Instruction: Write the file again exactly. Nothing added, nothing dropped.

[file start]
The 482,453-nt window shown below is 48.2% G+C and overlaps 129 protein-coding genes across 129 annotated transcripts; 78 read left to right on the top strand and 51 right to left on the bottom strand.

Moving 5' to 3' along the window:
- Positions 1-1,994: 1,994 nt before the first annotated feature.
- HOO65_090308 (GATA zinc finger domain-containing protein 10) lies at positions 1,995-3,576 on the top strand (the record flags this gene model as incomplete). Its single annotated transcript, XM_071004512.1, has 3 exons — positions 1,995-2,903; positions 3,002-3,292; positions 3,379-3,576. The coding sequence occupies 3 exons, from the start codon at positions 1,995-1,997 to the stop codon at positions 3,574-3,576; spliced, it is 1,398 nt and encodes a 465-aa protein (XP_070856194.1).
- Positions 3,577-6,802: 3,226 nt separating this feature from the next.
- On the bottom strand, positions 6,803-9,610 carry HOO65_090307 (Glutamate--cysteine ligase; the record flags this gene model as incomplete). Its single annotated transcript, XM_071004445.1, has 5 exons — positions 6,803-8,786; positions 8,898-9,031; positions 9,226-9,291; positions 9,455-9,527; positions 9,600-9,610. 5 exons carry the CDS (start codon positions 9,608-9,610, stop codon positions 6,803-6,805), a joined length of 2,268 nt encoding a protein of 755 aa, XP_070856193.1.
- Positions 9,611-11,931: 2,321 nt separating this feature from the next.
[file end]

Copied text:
The 482,453-nt window shown below is 48.2% G+C and overlaps 129 protein-coding genes across 129 annotated transcripts; 78 read left to right on the top strand and 51 right to left on the bottom strand.

Moving 5' to 3' along the window:
- Positions 1-1,994: 1,994 nt before the first annotated feature.
- HOO65_090308 (GATA zinc finger domain-containing protein 10) lies at positions 1,995-3,576 on the top strand (the record flags this gene model as incomplete). Its single annotated transcript, XM_071004512.1, has 3 exons — positions 1,995-2,903; positions 3,002-3,292; positions 3,379-3,576. The coding sequence occupies 3 exons, from the start codon at positions 1,995-1,997 to the stop codon at positions 3,574-3,576; spliced, it is 1,398 nt and encodes a 465-aa protein (XP_070856194.1).
- Positions 3,577-6,802: 3,226 nt separating this feature from the next.
- On the bottom strand, positions 6,803-9,610 carry HOO65_090307 (Glutamate--cysteine ligase; the record flags this gene model as incomplete). Its single annotated transcript, XM_071004445.1, has 5 exons — positions 6,803-8,786; positions 8,898-9,031; positions 9,226-9,291; positions 9,455-9,527; positions 9,600-9,610. 5 exons carry the CDS (start codon positions 9,608-9,610, stop codon positions 6,803-6,805), a joined length of 2,268 nt encoding a protein of 755 aa, XP_070856193.1.
- Positions 9,611-11,931: 2,321 nt separating this feature from the next.